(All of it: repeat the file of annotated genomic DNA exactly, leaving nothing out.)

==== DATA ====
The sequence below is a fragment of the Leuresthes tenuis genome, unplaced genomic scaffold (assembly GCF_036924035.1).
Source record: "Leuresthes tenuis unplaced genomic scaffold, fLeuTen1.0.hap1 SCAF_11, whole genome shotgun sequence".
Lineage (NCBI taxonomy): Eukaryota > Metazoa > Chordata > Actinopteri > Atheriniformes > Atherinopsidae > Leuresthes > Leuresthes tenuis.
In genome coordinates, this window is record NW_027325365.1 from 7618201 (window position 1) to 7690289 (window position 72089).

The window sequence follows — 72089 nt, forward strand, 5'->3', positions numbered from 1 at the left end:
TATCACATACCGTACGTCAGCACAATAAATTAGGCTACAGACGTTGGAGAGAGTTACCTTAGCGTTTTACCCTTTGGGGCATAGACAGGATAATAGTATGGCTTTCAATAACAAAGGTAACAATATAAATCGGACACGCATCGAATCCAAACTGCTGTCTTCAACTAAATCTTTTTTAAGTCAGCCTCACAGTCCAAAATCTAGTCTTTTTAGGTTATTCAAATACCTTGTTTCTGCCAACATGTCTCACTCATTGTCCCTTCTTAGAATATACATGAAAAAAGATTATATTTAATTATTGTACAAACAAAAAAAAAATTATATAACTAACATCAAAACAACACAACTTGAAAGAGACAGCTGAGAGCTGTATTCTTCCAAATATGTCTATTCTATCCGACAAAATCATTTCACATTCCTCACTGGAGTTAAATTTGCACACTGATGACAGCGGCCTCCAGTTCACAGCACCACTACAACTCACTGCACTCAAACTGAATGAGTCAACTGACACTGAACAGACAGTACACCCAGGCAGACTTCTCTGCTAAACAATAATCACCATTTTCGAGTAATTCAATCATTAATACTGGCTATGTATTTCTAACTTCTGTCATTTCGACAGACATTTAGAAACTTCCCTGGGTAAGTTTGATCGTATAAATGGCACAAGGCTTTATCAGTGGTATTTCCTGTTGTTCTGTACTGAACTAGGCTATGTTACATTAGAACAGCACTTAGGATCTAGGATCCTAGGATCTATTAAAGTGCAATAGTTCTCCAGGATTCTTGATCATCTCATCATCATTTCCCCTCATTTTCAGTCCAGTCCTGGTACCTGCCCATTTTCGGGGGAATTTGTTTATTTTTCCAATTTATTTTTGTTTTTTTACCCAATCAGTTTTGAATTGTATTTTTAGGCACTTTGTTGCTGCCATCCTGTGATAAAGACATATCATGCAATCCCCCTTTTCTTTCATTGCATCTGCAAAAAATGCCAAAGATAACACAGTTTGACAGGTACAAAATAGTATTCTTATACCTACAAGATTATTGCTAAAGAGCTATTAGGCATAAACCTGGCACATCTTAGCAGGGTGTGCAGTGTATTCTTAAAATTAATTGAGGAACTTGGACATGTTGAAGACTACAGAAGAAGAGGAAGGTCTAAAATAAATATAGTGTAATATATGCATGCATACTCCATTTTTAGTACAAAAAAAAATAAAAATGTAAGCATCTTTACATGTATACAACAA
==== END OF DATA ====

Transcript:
The sequence below is a fragment of the Leuresthes tenuis genome, unplaced genomic scaffold (assembly GCF_036924035.1).
Source record: "Leuresthes tenuis unplaced genomic scaffold, fLeuTen1.0.hap1 SCAF_11, whole genome shotgun sequence".
Lineage (NCBI taxonomy): Eukaryota > Metazoa > Chordata > Actinopteri > Atheriniformes > Atherinopsidae > Leuresthes > Leuresthes tenuis.
In genome coordinates, this window is record NW_027325365.1 from 7618201 (window position 1) to 7690289 (window position 72089).

The window sequence follows — 72089 nt, forward strand, 5'->3', positions numbered from 1 at the left end:
TATCACATACCGTACGTCAGCACAATAAATTAGGCTACAGACGTTGGAGAGAGTTACCTTAGCGTTTTACCCTTTGGGGCATAGACAGGATAATAGTATGGCTTTCAATAACAAAGGTAACAATATAAATCGGACACGCATCGAATCCAAACTGCTGTCTTCAACTAAATCTTTTTTAAGTCAGCCTCACAGTCCAAAATCTAGTCTTTTTAGGTTATTCAAATACCTTGTTTCTGCCAACATGTCTCACTCATTGTCCCTTCTTAGAATATACATGAAAAAAGATTATATTTAATTATTGTACAAACAAAAAAAAAATTATATAACTAACATCAAAACAACACAACTTGAAAGAGACAGCTGAGAGCTGTATTCTTCCAAATATGTCTATTCTATCCGACAAAATCATTTCACATTCCTCACTGGAGTTAAATTTGCACACTGATGACAGCGGCCTCCAGTTCACAGCACCACTACAACTCACTGCACTCAAACTGAATGAGTCAACTGACACTGAACAGACAGTACACCCAGGCAGACTTCTCTGCTAAACAATAATCACCATTTTCGAGTAATTCAATCATTAATACTGGCTATGTATTTCTAACTTCTGTCATTTCGACAGACATTTAGAAACTTCCCTGGGTAAGTTTGATCGTATAAATGGCACAAGGCTTTATCAGTGGTATTTCCTGTTGTTCTGTACTGAACTAGGCTATGTTACATTAGAACAGCACTTAGGATCTAGGATCCTAGGATCTATTAAAGTGCAATAGTTCTCCAGGATTCTTGATCATCTCATCATCATTTCCCCTCATTTTCAGTCCAGTCCTGGTACCTGCCCATTTTCGGGGGAATTTGTTTATTTTTCCAATTTATTTTTGTTTTTTTACCCAATCAGTTTTGAATTGTATTTTTAGGCACTTTGTTGCTGCCATCCTGTGATAAAGACATATCATGCAATCCCCCTTTTCTTTCATTGCATCTGCAAAAAATGCCAAAGATAACACAGTTTGACAGGTACAAAATAGTATTCTTATACCTACAAGATTATTGCTAAAGAGCTATTAGGCATAAACCTGGCACATCTTAGCAGGGTGTGCAGTGTATTCTTAAAATTAATTGAGGAACTTGGACATGTTGAAGACTACAGAAGAAGAGGAAGGTCTAAAATAAATATAGTGTAATATATGCATGCATACTCCATTTTTAGTACAAAAAAAAATAAAAATGTAAGCATCTTTACATGTATACAACAA